and D. I f y o u r p h o n e is a n e w e r t o u c h t o n e a n d d o e s not h ave f e a­ t u r e s s u c h a s c a l l sto r a g e o r r e d i­ a l . T h i s arti c l e s h ows two ways to m o d if y t e l e p h o n e e q u i p m e n t o n t h e m a rket t o m ak e s i l v e r b o x t o n es a n d t h e n g i v e s a s c h e m at i c of a d e v i c e t h at w i l l p r o d u c e a l l 1 6 DT M F t o n e s . F i r st . U psetter E v e ry d ay p e o p l e u s e t o u c h to nes to sig n a l betwe e n t h e i r p h o n e a n d t h e p h o n e co m p a n y's s w i tc h i n g e q u i p m e n t . O n c e y o u h ave i d e n t i f i e d t h e c h i p . B . B e f o r e y o u s t a rt t h i s s i m p l e m o d i f i c at i o n y o u m u st h av e a p h o n e w i t h a 5 0 8 7 c h i p . a n d D to n e s i s u n u s e d . b ut t h i s m o d i f i c a­ t i o n is f o r p h o n e s u s i n g t h e 1 6 p i n T C M 5 0 8 7 to n e e n cod e r . T h e c h i p s h o u l d h av e t h e n u m b e r s 5 0 8 7 o n t h e back a l o n g w i t h s o m e oth e r n u m­ b e r s . t h e co l u m n 4 p i n . T h i s c h i p i s s p e c if i c a l l y d e s i g n e d t o g e n e r­ ate t h e e i g h t d iff e re n t t o n e s u s ed Page 20 2 600 Magazine i n d u al t o n e t e l e p h o n e d i a l i n g sys­ t e m s . c u t t h e t r ace o n t h e P C B g o i n g f ro m p i n 5 o f t h e 5 0 8 7 t o t h e k e y p ad . W h at t h e av e r a g e m a n o n t h e s t r e et d o e s n 't k n o w i s t h at t h e r e a r e f o u r o t h e r t o u c h t o n e s t h at a r e n 't u s e d i n r e g u l a r t e l e p h o n e s i g n a l i n g . B. w h i c h i s u s e d t o m ak e t h e A . a n d to co l u m n 3 of t h e k e y p ad . so it w i l l r e a d s o m et h i n g l i k e " T 9 5 0 8 7 " o r " T C M 5 0 8 7" . As a l l g o o d p h o n e e x p e ri m e nt e rs k n o w . T h e f o u r to n e s a re 8 n ab l e d by i nstalling three wires and a s w i t c h . pin 9. O n e i s a row p i n a n d o n e i s a co l u m n p i n . T h at i s . b u t y o u m i g ht a l r e a d y o w n a s i l v e r box . He r e ' s h o w t h e 5 0 8 7 wo r k s . T h e s e D T M F t o n e s a r e known as A. U s e a razo r b l a d e o r a s m a l l f i l e . C. i f i t h a s t h e r i g h t c h i p . T h i s c a u s e s a 7 7 0 Hz a n d 1 4 7 7 Hz t o n e to be e m i t t e d .HO W TO BUILD by Mr. M o d i f i c at i o n f o r Te l e p h o n e s Y o u m ay n o t k n o w i t . W h e n a k e y i s p r e s s e d . t h e D T M F e n c o d e r I C i n s i d e yo u r t o u c h to n e p h o n e m ay be c a p a b l e of p ro d u c i n g s i lv e r box t o n e s . y o u m u st g a i n acce s s to t h e s o ld e r side of the PCB. T h e r e m ay a l s o b e a d ot o n t h e c a s e above p i n 1 . s o l d e r separate wires to pin 5 . it co n n ects two p i n s o n t h e I C t o g et h e r . t h e mod p res e n ted h e re w i l l wo r k . ( O n a n I C t h e f i r st p i n is t h e o n e i n t h e l o w e r l e f t co r n e r w h e n y o u h o l d t h e c h i p s o the letters are rig ht side up. i f a 6 is p ressed . F o r n o r m a l p ho n e u s e . a s i l v e r b o x i s a d e v i c e t h at c a n c r e at e t h e f o u r e x t r a D T M F ( d u a l ­ t o n e m u l t i . On t h e n ew trim l i n e sty l e p h o n e s t h i s c h i p i s l o c a t e d i n t h e c e n t e r of t h e l a rg e r p r i n t e d c i rc u i t b o a rd ( P C B ) i n t h e h a n d s et . It is q u it e e a s y t o g e n e r at e t h e s e DT M F t o n e s b e c a u s e the sta n d a rd 1 6 t o n e fo r m at i s u s ed i n m a n y p o p u ­ l a r DT M F to n e g e n e rato r IC's . T h e r e a r e m a n y d i ff e r e n t ty p e s o f DTM F c h i ps .f r e q u e n c y ) t o n e s t h at a r e n ot u s e d i n n o r m a l t e l e p h o n e s e rv i c e . F o r i n st a n c e . T h i s i s the p o i n t o n t h e k e y p ad Winter 1989-90 . ) N e x t . t h e row 2 pin is c o n n ect e d t o t h e c o l u m n 3 p i n o n t h e 5 0 8 7 . C . S e e F i g u r e s 1 a n d 2 for a l i s t o f t o n e s a n d a s s o c i a t e d f r e­ q u e n c i e s .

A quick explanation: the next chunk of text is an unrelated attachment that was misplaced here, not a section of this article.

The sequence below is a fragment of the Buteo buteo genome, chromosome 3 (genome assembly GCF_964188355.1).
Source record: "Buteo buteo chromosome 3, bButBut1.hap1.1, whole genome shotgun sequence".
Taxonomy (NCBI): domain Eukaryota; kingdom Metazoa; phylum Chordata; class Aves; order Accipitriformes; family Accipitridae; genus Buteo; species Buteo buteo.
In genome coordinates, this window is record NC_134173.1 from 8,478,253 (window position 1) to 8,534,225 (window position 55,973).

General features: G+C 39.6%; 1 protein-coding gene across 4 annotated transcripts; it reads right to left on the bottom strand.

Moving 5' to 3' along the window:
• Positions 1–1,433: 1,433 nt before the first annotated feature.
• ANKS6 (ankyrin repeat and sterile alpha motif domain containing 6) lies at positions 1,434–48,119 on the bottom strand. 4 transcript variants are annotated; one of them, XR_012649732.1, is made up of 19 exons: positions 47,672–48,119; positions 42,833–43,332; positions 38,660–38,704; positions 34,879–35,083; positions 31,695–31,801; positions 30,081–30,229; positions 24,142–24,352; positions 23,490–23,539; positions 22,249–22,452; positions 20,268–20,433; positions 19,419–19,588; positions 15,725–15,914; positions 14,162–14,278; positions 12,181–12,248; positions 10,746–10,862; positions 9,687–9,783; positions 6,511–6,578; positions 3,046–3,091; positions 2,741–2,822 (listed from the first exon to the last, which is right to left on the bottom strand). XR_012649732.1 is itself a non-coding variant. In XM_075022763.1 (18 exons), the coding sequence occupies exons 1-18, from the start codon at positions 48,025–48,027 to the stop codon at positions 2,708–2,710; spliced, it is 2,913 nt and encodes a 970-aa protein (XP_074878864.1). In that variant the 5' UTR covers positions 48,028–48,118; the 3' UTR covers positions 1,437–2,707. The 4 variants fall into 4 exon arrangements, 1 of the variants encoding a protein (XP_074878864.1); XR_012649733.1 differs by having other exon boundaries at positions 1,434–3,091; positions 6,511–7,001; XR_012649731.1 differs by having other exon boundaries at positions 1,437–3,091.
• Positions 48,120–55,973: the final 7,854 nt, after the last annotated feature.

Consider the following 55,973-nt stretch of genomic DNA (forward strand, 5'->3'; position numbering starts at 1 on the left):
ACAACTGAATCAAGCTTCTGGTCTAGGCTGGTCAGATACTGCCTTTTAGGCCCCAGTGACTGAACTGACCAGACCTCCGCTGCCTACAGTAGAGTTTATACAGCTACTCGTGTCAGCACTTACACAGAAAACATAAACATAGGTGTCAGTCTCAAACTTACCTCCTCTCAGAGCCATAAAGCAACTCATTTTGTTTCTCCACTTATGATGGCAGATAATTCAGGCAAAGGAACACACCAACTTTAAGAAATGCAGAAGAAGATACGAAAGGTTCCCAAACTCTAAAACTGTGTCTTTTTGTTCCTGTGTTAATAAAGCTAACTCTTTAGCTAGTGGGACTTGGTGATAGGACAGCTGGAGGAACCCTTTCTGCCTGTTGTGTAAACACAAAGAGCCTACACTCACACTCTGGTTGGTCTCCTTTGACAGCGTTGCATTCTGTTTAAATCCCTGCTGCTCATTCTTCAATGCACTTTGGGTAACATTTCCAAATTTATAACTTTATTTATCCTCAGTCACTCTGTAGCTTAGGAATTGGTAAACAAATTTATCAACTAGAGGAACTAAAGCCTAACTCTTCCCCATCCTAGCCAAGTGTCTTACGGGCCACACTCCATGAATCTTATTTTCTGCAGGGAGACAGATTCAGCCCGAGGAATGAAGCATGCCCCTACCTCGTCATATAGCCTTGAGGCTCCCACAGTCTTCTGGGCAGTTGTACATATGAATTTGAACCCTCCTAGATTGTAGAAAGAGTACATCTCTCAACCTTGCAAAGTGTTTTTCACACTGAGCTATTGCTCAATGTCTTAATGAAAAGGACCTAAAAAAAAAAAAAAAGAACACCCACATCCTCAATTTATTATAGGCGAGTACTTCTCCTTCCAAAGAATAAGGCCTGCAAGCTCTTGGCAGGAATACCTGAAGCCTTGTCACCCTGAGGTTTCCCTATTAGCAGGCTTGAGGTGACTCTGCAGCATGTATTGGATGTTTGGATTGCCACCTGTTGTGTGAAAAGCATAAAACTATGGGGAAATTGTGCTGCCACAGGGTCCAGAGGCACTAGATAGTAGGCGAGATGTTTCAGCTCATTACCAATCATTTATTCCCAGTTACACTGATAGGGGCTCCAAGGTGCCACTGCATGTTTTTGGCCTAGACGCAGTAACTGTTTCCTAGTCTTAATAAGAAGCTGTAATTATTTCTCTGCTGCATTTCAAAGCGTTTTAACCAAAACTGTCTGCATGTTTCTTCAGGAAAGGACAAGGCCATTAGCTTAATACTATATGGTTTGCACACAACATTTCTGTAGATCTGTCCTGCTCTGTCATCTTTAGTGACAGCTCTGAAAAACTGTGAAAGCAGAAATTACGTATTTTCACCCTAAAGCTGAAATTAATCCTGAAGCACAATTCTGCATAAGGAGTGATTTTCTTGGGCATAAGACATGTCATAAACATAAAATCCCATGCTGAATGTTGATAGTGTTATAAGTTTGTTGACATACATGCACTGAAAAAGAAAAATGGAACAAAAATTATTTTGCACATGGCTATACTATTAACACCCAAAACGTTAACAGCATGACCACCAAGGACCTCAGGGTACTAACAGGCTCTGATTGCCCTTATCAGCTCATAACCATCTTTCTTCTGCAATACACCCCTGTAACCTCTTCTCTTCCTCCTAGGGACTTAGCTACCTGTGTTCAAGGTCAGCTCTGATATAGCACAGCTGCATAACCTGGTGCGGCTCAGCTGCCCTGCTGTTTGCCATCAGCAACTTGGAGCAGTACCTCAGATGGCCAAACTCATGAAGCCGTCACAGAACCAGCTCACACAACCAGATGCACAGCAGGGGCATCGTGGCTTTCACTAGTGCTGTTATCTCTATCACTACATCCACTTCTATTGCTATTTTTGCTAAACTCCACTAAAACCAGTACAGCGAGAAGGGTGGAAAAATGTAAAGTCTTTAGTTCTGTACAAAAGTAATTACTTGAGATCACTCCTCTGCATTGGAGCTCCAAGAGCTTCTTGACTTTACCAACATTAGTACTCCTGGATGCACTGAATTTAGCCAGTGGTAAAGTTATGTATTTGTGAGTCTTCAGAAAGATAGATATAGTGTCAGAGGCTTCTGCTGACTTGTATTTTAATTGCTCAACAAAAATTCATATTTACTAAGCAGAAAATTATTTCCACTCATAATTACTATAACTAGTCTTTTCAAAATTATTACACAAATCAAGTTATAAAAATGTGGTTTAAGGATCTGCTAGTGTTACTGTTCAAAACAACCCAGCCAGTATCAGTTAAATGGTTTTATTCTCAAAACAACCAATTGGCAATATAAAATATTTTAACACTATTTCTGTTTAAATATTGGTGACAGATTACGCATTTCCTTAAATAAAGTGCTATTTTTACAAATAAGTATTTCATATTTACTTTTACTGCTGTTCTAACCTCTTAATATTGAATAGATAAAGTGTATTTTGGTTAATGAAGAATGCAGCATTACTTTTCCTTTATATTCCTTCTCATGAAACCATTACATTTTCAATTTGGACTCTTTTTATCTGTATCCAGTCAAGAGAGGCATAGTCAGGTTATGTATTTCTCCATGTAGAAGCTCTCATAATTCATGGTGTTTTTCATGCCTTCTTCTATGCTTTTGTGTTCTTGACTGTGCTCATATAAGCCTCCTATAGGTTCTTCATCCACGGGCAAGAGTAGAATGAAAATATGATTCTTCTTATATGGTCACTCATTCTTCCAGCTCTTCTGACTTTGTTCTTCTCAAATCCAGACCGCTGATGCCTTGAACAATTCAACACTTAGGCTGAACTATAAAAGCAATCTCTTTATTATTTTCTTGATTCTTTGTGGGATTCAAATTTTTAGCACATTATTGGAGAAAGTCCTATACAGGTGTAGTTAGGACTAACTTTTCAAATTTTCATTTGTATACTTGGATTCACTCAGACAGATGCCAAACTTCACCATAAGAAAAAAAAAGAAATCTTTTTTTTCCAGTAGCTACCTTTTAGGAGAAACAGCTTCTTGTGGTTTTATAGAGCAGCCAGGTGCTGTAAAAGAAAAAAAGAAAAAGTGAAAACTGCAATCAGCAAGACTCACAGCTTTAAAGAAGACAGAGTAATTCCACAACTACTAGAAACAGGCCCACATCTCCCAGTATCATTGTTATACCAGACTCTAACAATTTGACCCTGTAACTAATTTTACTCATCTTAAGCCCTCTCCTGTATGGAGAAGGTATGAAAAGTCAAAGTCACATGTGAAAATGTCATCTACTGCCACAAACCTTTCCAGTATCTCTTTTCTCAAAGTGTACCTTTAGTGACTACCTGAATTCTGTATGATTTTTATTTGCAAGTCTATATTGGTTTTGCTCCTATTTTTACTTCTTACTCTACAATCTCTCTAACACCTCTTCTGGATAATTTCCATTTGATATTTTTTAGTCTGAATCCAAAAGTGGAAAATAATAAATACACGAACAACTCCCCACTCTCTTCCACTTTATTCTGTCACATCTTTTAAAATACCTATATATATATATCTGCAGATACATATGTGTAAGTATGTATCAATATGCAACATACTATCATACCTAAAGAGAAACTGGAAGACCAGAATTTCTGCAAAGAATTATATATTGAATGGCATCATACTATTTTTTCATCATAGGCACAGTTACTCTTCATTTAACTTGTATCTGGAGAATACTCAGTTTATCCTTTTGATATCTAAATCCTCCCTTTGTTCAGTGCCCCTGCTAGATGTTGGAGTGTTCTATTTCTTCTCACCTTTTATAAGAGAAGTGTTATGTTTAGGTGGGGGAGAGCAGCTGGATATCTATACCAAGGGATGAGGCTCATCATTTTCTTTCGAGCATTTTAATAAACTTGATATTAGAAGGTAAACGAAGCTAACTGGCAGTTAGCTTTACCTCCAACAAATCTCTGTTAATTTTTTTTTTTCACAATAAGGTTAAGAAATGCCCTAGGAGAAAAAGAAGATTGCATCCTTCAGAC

Th e n d es o l d e r t h e two speaker w i res a n d t h e b att e ry w i r e s f ro m t h e P C B . N o w . 6 . t h e s w i t c h co n n ects t h e p r ev i o u s l y u n u s e d p i n 9 . 9 . It u s e s t h e T C M 5 0 8 9 OTM F e n cod e r I C to p ro d u ce a l l 1 6 Winter 1989-90 2600 Magazine Page 21 . N o w t h e s w i t c h m u st b e i n st a l l e d . s o l d e r a w i r e f ro m p i n 9 to one s i d e of the s w i t c h and a w i r e f r o m p i n 5 t o t h e ot h e r . B . Th e i r "eco n o m y pocket t o n e d i al e r" ($ 1 5 . y o u c a n b u i l d y o u r o w n t o u c h t o n e e n cod e r u s i n g t h e s c h e m at i c i n F i g u r e 4 . f i n d a p l ac e to s e c u r e l y i n st a l l t h e s w i t c h . T h e r e i s r o o m to i n st a l l a switch i n s i d e the e n c l o ­ s u r e i n t h e g a p to t h e l eft of t h e d i o d e at th e top of th e P C B . 95 ) u s e s a 5 0 8 7 c h i p a n d c a n b e co n v e rted fo r s i l v e r b o x t o n e s . O n a t r i m l i n e t y p e p h o n e it i s e a s i e st t o m ak e a l l co n n e ct i o n s t o t h e s o l d e r s i d e of the P C B . t h e co l u m n 3 p i n . B ef o r e y o u p u t e v e ryt h i n g back tog et h e r d o u b l e c heck y o u r w o r k . C . t o t h e k e y p ad . s o ld e r t h e w i re f ro m t h e k e y p a d t o t h e m i d d l e t a b of an S P O T s w i t c h . A n ot he r M o d i f i c a t i o n I f t h e a b o v e m o d w o n 't w o r k o n a n y o f y o u r phones. T h e f i r s t s t e p o f t h i s m o d i s to r e m o v e the P C B . Cut t h e t race g o i n g f r o m p i n 5 o f t h e I C t o co l­ u m n 3 of t h e k e y p ad . L a st l y . F i n d a t i n n e d ro u nd pad m a rked C3 i n t h e u p p e r l eft of t h e co m po n e nt s i d e of t h e P C B a n d s o ld e r a w i re f r o m h e re to t h e m i d d l e t a b of a n S P O T s w i t c h . t h e co l u m n 4 p i n . S e e F i g u r e 3 f o r t h e s c h e m at i c o f t h e m o d i f i c at i o n . Be s u re you h av e i d e nti­ f i e d t h e p i n s on t h e IC c o r r e c t l y b e f o r e y o u s t a rt s o l d e r i n g . A s u s u a l . T h i s d e v i c e i s ve ry s i m i l a r t o t h e o n e s o l d b y R a d i o S h ack. M ake s u re t h e w i r e s you i n st a l l ed d o n 't c a u s e a n y s h o rt s . T h e m od i f i c at i o n i s n o w co m p l e t e . Yo u m ay a l s o w a n t to r e m ov e t h e key­ p ad a n d the k e y s . a n d # n o w b e co m e A . A l s o o n t h e co m p o n e nt s i d e . S o l d e r t h e w i r e f ro m p i n 9 t o o n e s i d e o f t h e switch and t h e w i r e f ro m p i n 5 t o t h e o t h e r . Fo r s i l v e r b o x to n e s . yo u w i l l h a ve a n i c e po rt a b l e 1 6 to n e O T M F g e n e rato r .A SIL VER BOX t h at w a s co n n ected to p i n 5 of t h e I C b e f o r e y o u c u t t h e t r ac e . you can do a s i m i l a r m o d o n a p ro d u ct s o l d by R ad io S h ac k . C a r ef u l l y p o p off t h e b a c k o f t h e u n it a n d r e m o v e the power switch and the six screws i n t h e P C B . c h e c k f o r s h o rts c a u s e d by the wi res o r the switch . T h i s is t h e o u t e r mo st of t h e t h ree t races g o i n g f ro m t h e I C t o t h e k e y p a d . To g g l e t h e s w i t c h a n d m ak e s u r e a l l t h e t o n e s w o r k . The s w i t c h w i l l o p e r at e e x act l y as d e s c r i b e d i n t h e p r e v i o u s m o d i f i­ cat i o n . Fo r n o r m a l OTM F to n e s t h e switch s i m p l y con n ects t h e k e y p a d t o p i n 5. as b e f o r e . O n c e co m p l et­ ed . a n d 0 r e s p e ct i v e l y . T h e k e y s 3 . be s u re to i d e nt ify the p i n s c o r re c t l y . T h e m o d i f i­ c at i o n u s e s t h r e e w i r e s a n d a switc h . Altern ative 1 6 Tone DTMF Generator If y o u d o n 't h ave t h e r i g h t p ho n e a n d d o n 't w a n t to s p e n d $ 1 6 at R ad i o S h ack . T h i s s w it c h m u s t b e a very small togg le o r slide switc h . As befo r e . N o w l o o k at t h e k e y p ad s i d e o f t h e P C B ( n ot t h e co m po n e nt s i d e ) .